Latest update, 12.15 pm: Tamil Nadu has called the Supreme Court verdict as being "unfair" for the people of the state, and said it will need to study the judgment in greater detail. However, the DMK has already accused the state government of not "properly handling the case" and called for the resignation of Chief Minister E Palaniswamy.
The Supreme Court has ordered Karnataka to release 177 TMC of water to Tamil Nadu, after saying one state cannot claim ownership over a river. Karnataka will also get 14.75 additional TMC of water, while 4.7 out of this will be for Bengaluru city alone, the court has held.
Meanwhile, security has been beefed up across Tamil Nadu and Karnataka ahead of the Supreme Court's verdict on the Cauvery water dispute between the two states. In Bengaluru, 15,000 policemen have been deployed to maintain peace, while state transport buses aren't plying between the two states.
The Supreme Court is likely to pronounce on Friday its verdict on the decades-old Cauvery water dispute between riparian south Indian states of Tamil Nadu, Karnataka and Kerala.
A bench comprising Chief Justice Dipak Misra and Justices AM Khanwilkar and DY Chandrachud had on 20 September last year reserved the verdict on the appeals filed by Karnataka, Tamil Nadu and Kerala against the 2007 award of the Cauvery Water Dispute Tribunal (CWDT) on sharing of water.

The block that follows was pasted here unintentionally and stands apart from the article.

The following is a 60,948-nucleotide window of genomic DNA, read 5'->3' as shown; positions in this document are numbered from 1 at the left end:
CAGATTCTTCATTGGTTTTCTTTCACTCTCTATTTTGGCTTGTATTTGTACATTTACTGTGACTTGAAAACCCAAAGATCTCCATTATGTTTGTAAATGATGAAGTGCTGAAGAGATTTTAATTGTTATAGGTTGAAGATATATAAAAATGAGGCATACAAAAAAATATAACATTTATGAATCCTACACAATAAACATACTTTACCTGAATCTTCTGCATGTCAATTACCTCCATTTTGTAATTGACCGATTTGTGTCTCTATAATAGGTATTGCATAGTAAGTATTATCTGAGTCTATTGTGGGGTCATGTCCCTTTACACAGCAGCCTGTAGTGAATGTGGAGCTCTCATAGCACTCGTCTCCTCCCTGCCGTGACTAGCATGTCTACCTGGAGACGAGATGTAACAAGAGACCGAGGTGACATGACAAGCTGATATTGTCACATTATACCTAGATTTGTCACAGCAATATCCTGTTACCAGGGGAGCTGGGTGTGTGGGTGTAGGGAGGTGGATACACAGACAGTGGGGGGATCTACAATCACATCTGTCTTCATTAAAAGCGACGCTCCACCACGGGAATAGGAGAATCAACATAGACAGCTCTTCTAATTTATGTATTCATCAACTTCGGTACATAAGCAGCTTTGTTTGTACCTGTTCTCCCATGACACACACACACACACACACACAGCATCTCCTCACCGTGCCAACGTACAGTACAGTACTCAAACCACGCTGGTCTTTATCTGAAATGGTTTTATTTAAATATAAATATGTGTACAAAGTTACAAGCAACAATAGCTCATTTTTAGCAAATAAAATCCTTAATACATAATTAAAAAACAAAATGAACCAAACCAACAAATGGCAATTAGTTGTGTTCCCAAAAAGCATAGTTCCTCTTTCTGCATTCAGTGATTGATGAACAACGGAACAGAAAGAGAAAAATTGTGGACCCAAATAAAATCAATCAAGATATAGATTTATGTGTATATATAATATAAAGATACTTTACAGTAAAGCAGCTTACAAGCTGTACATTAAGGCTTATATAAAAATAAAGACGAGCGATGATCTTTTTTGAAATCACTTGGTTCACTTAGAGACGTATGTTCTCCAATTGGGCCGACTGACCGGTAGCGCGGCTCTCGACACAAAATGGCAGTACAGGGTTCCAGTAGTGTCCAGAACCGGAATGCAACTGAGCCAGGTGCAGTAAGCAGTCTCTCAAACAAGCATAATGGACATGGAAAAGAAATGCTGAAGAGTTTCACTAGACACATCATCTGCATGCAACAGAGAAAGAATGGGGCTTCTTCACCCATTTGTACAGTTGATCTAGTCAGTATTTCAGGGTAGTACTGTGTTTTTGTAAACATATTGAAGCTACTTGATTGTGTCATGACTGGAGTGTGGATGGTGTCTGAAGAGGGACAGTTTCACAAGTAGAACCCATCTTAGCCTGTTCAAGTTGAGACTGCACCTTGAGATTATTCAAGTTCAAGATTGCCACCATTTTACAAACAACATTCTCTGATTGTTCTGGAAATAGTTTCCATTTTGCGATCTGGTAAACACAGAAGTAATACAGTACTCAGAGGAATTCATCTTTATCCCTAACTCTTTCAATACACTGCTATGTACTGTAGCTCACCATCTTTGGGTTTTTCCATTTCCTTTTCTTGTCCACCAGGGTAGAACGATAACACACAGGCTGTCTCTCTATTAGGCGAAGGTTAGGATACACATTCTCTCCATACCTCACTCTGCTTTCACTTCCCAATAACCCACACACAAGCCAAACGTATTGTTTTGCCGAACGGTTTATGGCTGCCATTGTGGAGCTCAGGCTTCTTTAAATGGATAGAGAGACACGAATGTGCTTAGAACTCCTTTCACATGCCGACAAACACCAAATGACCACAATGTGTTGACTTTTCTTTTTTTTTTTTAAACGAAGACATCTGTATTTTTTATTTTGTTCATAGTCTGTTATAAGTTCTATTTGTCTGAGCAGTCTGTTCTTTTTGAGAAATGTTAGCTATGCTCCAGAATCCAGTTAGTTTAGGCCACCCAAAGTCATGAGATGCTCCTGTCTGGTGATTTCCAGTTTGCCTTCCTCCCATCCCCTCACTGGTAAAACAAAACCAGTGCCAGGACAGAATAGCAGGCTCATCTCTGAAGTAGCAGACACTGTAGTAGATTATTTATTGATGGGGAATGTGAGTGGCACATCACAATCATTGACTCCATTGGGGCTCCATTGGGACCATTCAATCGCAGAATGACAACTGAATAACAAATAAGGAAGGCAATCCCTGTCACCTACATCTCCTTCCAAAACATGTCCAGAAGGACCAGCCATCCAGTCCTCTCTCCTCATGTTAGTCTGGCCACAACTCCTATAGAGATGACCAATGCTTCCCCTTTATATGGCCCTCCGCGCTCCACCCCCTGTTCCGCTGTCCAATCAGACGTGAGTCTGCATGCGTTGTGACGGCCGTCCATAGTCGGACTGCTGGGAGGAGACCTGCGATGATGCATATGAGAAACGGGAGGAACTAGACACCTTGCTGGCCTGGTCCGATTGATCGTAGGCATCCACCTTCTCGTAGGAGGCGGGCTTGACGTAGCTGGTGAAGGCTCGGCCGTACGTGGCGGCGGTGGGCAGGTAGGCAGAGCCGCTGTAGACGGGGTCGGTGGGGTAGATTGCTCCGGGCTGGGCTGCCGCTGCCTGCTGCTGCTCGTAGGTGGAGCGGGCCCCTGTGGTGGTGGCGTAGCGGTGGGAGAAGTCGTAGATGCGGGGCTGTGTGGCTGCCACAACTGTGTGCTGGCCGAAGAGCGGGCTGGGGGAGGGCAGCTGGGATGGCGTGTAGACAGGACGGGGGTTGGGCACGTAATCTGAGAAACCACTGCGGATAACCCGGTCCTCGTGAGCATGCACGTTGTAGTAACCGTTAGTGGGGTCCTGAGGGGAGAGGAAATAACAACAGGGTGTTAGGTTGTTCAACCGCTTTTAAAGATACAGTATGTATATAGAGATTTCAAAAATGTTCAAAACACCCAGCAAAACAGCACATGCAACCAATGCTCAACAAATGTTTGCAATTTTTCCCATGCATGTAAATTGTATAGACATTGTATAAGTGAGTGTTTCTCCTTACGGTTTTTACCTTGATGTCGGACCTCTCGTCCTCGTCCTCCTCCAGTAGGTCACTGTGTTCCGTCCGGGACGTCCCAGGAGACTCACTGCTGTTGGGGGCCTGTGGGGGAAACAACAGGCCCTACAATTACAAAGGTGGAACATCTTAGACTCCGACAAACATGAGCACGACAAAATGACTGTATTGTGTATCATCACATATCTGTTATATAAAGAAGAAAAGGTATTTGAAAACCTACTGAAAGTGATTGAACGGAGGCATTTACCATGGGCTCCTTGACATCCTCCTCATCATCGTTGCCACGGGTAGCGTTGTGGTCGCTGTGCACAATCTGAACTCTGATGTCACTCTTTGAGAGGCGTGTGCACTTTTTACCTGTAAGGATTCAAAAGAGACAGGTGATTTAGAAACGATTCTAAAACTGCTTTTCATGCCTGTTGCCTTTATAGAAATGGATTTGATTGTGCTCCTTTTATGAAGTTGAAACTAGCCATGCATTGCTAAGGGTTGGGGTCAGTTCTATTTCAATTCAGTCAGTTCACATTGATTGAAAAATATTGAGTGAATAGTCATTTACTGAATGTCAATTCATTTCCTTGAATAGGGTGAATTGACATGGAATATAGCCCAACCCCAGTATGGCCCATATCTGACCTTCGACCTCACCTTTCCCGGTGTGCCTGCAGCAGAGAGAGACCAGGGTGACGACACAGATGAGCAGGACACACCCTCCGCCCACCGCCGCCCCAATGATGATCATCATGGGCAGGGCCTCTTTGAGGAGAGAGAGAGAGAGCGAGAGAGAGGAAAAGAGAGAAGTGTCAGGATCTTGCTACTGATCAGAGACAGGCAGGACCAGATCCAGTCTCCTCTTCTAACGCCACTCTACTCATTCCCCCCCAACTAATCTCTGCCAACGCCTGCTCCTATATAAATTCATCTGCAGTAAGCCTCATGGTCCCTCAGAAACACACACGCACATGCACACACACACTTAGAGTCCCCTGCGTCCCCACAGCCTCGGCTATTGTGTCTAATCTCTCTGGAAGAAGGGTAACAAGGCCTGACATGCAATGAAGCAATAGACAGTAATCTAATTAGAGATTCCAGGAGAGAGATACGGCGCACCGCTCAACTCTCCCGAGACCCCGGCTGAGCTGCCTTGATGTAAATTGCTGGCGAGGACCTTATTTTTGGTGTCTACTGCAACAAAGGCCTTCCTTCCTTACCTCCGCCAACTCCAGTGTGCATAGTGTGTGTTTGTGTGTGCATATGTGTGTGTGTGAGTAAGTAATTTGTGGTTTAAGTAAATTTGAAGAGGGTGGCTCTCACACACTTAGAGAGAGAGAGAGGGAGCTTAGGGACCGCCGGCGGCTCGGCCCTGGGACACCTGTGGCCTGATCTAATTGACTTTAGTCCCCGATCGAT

File image of Supreme Court of India. AP
The decades-old Cauvery water dispute was decided unanimously by CWDT in 2007, after determining the total availability of water in the Cauvery basin at 740 thousand million cubic feet at the Lower Coleroon Anicut site, including 14 thousand million cubic feet for environmental protection.
The final award makes a yearly allocation of 419 thousand million cubic feet to Tamil Nadu in the entire Cauvery basin, 270 thousand million cubic feet to Karnataka, 30 thousand million cubic feet to Kerala and 7 thousand million cubic feet to Puducherry.
The top court had earlier clarified that any other forum could touch the matter relating to the Cauvery river basin only after it gives its verdict.
The apex court had in January said the verdict would be pronounced within a month, adding that the matter has already created enough confusion for decades.
The top court during the course of pendency of appeals of the neighbouring states against the arbitral award of 2007, had passed several orders directing Karnataka to release Cauvery water to Tamil Nadu.
On 30 September, 2016, the Supreme Court had pulled up Karnataka for its repeated "defiance" in flouting its orders for releasing Cauvery water to Tamil Nadu and said no one would know when the "wrath of the law" would fall on it.
Later, Karnataka had moved a review petition in the apex court against its three orders on on the issue and direction to the Centre to create the Cauvery Water Management Board (CWMB), saying "grave miscarriage of justice" had been caused to it following the three apex court orders of 20, 27 and 30 September, by which it was directed to release water.
Tamil Nadu had earliar also alleged that Kerala was drawing water in excess of what has been allocated to it by the tribunal.
The apex court had on 9 December, 2016 upheld the maintainability of appeals filed by the riparian states saying it has the "jurisdiction to decide the parameters, scope, authority and jurisdiction of the tribunal".
The court had rejected the Centre's objection that the CWDT award amounted to a final decree and it had no jurisdiction to hear the appeals against the award.
Updated Date: Feb 16, 2018 14:11 PM